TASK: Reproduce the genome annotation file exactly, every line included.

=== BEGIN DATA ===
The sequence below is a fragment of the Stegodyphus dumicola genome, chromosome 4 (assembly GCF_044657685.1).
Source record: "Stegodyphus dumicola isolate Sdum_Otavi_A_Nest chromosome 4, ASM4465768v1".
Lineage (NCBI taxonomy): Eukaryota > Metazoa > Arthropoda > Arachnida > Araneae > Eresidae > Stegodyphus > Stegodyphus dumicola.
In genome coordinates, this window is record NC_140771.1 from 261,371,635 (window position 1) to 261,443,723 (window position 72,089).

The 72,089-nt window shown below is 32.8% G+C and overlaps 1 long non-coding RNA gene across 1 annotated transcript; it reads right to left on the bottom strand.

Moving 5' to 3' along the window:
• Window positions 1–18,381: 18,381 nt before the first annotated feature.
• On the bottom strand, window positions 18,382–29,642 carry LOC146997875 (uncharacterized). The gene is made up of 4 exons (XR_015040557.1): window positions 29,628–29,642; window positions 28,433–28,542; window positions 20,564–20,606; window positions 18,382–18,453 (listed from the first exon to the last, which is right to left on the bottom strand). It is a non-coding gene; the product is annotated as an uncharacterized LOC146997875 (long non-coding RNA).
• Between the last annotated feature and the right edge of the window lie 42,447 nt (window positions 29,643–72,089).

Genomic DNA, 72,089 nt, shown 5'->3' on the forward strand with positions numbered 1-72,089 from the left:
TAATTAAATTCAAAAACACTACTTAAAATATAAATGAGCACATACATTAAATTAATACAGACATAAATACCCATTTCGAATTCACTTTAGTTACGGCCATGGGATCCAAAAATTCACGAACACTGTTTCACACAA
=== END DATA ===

The sequence below is a fragment of the Stegodyphus dumicola genome, chromosome 4 (assembly GCF_044657685.1).
Source record: "Stegodyphus dumicola isolate Sdum_Otavi_A_Nest chromosome 4, ASM4465768v1".
Lineage (NCBI taxonomy): Eukaryota > Metazoa > Arthropoda > Arachnida > Araneae > Eresidae > Stegodyphus > Stegodyphus dumicola.
In genome coordinates, this window is record NC_140771.1 from 261,371,635 (window position 1) to 261,443,723 (window position 72,089).

The 72,089-nt window shown below is 32.8% G+C and overlaps 1 long non-coding RNA gene across 1 annotated transcript; it reads right to left on the bottom strand.

Moving 5' to 3' along the window:
• Window positions 1–18,381: 18,381 nt before the first annotated feature.
• On the bottom strand, window positions 18,382–29,642 carry LOC146997875 (uncharacterized). The gene is made up of 4 exons (XR_015040557.1): window positions 29,628–29,642; window positions 28,433–28,542; window positions 20,564–20,606; window positions 18,382–18,453 (listed from the first exon to the last, which is right to left on the bottom strand). It is a non-coding gene; the product is annotated as an uncharacterized LOC146997875 (long non-coding RNA).
• Between the last annotated feature and the right edge of the window lie 42,447 nt (window positions 29,643–72,089).

Genomic DNA, 72,089 nt, shown 5'->3' on the forward strand with positions numbered 1-72,089 from the left:
TAATTAAATTCAAAAACACTACTTAAAATATAAATGAGCACATACATTAAATTAATACAGACATAAATACCCATTTCGAATTCACTTTAGTTACGGCCATGGGATCCAAAAATTCACGAACACTGTTTCACACAA